If you need more time to procrastinate and have fun at your desk, here’s a great new gadget idea for you: the 3D printed mini-arcade, by Instructables user diygizmo. With the easy steps involved in putting together your mini-arcade, you can really benefit from the months of development and refining of eight prototypes completed by diygizmo.
“It may look simple from the outside but a lot of engineering went into building it,” says diygizmo.
Micro in size but big in terms of fun and creativity, this is a great gadget for the 3D printing enthusiast or as a gift for your favorite gamer.
You can download the design from diygizmo’s Instructable for 3D printing the parts, or you can order the 3D printed parts from Shapeways and do the rest of the assembling yourself. The mini arcade is connected to a Raspberry Pi, model B or B+, with which you will need to connect the audioboard and speakers from an MP3 player. Once all the electronics are put together, you will need your 3D printed parts either 3D printed from the Instructable download, or purchased from Shapeways.
The 3D printed cabinet parts are available in a variety of colors from Shapeways, but if you are 3D printing your own, you can paint it whatever color you like — or order the white model for custom painting from Shapeways, and then all you have to do is wash it off to get rid of excess powder, and dry it with a hairdryer. To put the parts together, it is as simple as clipping on the audio amp and attaching the panel with the Raspberry Pi by pressing the six clips from the back. Attach the top panel, and then you are ready to proceed to the fun part of giving your mini arcade some character by painting it, finishing it, and adorning it with decals.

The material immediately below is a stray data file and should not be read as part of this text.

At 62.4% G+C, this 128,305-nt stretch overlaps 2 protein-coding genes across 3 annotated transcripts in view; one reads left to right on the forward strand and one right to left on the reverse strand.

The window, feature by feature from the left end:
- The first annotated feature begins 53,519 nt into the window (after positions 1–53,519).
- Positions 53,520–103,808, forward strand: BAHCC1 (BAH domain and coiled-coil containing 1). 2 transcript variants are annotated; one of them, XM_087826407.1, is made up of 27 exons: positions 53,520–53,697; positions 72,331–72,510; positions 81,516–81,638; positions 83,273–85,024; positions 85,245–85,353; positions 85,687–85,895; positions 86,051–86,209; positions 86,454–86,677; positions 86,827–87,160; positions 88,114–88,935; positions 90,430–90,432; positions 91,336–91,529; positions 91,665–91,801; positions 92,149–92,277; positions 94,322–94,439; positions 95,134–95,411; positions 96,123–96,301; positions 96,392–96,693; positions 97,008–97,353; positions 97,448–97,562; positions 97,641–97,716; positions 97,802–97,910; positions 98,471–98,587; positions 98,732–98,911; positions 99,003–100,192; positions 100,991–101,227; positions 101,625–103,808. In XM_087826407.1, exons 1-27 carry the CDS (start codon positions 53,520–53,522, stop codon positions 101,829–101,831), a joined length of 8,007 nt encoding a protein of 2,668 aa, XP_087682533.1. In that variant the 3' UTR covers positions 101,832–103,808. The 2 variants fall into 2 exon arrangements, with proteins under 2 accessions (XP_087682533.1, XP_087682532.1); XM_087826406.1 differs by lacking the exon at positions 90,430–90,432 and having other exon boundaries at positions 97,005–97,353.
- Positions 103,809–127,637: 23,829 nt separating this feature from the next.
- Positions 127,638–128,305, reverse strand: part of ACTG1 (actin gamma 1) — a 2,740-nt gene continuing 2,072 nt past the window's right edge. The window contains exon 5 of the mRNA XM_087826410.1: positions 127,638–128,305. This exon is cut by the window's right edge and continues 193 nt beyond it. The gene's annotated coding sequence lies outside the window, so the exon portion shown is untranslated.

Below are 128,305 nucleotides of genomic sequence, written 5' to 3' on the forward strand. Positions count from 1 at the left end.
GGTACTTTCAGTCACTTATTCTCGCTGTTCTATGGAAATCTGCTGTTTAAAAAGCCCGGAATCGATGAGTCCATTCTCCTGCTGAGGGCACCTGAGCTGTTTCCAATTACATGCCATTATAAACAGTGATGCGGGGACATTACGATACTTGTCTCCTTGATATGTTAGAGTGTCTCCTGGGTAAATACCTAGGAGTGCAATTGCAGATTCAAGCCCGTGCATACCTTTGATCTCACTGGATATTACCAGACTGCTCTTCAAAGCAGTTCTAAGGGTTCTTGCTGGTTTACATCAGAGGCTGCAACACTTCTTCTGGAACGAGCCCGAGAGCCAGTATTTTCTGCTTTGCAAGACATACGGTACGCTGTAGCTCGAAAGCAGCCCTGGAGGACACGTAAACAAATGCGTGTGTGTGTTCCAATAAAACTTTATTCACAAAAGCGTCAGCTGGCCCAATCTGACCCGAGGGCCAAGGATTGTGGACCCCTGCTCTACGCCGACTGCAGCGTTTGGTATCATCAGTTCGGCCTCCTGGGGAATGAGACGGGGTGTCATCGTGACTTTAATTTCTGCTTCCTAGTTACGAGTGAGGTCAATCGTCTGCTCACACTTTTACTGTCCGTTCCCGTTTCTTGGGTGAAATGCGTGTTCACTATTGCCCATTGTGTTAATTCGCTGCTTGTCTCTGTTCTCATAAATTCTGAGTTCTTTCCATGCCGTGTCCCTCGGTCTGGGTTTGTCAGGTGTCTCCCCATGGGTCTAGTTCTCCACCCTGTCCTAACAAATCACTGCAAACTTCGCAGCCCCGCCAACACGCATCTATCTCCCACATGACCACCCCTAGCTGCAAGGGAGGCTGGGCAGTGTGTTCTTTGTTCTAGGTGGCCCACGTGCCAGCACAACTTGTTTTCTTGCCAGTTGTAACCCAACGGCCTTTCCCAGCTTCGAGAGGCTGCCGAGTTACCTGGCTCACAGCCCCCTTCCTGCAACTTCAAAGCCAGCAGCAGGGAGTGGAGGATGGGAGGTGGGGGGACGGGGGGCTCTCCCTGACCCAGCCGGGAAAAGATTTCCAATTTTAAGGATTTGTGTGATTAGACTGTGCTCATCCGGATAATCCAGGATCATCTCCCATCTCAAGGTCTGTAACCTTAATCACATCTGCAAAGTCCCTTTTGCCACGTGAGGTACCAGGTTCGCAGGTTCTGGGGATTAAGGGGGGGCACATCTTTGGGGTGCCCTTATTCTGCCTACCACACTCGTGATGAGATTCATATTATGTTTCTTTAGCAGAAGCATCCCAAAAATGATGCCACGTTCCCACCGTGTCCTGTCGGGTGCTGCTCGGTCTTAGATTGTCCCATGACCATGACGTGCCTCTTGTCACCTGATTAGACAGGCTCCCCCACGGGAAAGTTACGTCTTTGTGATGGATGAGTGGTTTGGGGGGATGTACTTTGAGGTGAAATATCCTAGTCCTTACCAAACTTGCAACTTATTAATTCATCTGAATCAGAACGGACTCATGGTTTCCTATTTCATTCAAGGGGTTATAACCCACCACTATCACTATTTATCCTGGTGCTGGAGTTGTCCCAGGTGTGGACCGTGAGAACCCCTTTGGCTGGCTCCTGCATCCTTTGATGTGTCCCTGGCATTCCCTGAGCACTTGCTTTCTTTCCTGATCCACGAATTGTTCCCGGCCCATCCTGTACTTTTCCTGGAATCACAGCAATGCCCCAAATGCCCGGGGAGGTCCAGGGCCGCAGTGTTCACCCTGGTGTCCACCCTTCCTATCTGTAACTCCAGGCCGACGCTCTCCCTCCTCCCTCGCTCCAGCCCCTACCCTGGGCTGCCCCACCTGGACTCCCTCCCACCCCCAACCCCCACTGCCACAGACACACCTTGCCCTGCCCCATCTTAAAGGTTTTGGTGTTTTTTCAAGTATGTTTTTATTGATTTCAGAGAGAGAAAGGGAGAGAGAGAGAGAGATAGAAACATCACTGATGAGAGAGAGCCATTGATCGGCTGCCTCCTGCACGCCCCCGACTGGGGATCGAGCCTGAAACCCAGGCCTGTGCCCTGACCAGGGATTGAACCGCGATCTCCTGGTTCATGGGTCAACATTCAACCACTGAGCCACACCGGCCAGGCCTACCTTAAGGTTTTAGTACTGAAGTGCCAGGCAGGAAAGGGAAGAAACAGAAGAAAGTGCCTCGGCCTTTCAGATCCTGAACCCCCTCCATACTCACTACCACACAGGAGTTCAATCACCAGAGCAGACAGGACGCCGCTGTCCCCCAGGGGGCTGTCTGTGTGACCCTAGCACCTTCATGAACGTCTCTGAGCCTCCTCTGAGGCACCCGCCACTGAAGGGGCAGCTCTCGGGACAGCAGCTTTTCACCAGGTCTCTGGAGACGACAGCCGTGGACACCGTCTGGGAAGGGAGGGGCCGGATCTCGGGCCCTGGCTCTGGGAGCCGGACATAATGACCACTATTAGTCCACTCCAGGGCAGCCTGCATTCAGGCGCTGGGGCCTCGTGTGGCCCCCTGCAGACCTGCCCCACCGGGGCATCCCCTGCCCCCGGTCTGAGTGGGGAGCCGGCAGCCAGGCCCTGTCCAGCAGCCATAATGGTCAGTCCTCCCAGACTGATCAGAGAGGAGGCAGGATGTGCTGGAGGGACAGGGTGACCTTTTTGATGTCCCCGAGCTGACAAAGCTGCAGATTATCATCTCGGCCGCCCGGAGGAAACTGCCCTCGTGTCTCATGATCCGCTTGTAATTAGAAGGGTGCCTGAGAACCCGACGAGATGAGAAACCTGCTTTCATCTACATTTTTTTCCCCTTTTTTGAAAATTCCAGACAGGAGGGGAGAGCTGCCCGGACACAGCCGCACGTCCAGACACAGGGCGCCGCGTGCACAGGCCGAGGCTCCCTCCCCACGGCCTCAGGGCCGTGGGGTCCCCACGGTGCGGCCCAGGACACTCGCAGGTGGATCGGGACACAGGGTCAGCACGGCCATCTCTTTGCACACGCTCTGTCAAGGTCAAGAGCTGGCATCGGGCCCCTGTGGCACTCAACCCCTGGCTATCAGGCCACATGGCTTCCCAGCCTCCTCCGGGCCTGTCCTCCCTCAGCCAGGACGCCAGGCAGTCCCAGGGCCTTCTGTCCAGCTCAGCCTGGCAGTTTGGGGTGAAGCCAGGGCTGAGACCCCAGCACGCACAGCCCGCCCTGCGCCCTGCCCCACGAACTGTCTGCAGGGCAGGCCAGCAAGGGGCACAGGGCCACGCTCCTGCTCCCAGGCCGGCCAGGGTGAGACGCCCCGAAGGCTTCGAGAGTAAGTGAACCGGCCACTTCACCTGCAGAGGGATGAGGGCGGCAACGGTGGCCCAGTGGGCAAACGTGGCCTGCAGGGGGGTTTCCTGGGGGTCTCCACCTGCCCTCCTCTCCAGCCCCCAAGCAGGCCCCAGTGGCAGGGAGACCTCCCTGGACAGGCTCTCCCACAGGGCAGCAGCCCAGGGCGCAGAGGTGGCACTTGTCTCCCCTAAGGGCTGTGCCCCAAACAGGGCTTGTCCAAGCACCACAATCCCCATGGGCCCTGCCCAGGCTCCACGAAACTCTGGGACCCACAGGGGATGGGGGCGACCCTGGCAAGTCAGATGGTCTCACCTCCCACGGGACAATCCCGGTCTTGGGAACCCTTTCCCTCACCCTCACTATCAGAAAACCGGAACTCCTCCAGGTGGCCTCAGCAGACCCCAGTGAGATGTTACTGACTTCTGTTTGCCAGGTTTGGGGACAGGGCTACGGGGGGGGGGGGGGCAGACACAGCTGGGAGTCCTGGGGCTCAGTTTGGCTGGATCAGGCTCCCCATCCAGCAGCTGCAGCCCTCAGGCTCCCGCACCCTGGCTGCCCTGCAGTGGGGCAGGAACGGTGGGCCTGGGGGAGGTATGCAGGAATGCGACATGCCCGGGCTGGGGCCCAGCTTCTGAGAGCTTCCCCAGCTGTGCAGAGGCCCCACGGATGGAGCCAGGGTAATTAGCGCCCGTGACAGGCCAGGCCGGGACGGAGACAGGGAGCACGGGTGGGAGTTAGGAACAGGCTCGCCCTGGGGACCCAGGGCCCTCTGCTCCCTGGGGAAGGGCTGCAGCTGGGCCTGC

The 3D printed parts are made of nylon. Because they are constructed with such a durable material and not susceptible to alcohol or acetone, the parts can be decorated however you choose — with Sharpies or a variety of different markers, spray paint, acrylics, car paint, etc. Diygizmo recommends wet sanding the 3D printed parts before painting, and also applying a clear varnish after painting. With the appropriate sanding and painting, you have the perfect surface for printing out and applying your decals.
After readying the light-up marquee by inserting the LED, you can slide in the artwork there for the cool arcade sign. Buttons need to be assembled and glued, and then the wiring needs to be finished. Once you have wired the controls, installed the TFT screen and power switch, you are ready to do the final assembly of connecting the simple panels and cables. Games away!
Discuss this latest 3D printed gadget in the Micro Raspberry Pi Arcade Cabinet forum at 3DPB.com. Check out some more photos of the production process:
You May Also Like
Interview with Scott Sevcik, VP Aerospace Stratasys, on 3D Printing for Aviation and Space
Out of all the possible industries that are deploying more 3D printers, aerospace is probably the most exciting. By reducing the weight of aircraft components, by iterating more, by integrating...
Researchers Use Autodesk Ember 3D Printer to Characterize 3D Printed Lenses
In the recently published ‘Characterization of 3D printed lenses and diffraction gratings made by DLP additive manufacturing,’ international researchers studied digital fabrication of optical parts using DLP 3D printing. Examining...
3D Printing in Dental Prosthetics: The Effects of Parameters on Fit & Gap
In the recently published ‘Effects of Printing Parameters on the Fit of Implant-Supported 3D Printing Resin Prosthetics,” authors Gang-Seok Park, Seong-Kyun Kim, Seong-Joo Heo, Jai-Young Koak, and Deog-Gyu Seo delve...
Longer3D Launches the Orange 10, Affordable SLA 3D Printer
3D printer manufacturer Longer3D has launched a highly competitive resin printer, the Longer Orange 10, an affordable SLA 3D printer with performance and specs that position it competitively in its...
View our broad assortment of in house and third party products.